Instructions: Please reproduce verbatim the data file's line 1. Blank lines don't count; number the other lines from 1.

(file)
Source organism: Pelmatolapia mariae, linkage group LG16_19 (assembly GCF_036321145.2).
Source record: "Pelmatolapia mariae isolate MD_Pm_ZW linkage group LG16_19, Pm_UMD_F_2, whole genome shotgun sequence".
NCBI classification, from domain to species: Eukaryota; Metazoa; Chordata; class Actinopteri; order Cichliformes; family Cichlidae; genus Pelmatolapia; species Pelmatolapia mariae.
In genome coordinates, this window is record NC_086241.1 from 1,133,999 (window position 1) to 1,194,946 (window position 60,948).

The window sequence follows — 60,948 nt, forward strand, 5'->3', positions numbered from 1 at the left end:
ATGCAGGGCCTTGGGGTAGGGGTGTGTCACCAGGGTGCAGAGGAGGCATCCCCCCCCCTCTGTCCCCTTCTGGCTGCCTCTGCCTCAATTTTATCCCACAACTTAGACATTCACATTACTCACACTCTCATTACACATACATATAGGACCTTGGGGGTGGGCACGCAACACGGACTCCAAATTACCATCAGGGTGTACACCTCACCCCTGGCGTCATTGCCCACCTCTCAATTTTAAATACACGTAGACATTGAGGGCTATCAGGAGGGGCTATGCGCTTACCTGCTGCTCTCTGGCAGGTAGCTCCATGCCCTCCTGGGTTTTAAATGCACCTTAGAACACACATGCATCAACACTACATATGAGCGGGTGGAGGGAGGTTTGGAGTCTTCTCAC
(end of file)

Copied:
Source organism: Pelmatolapia mariae, linkage group LG16_19 (assembly GCF_036321145.2).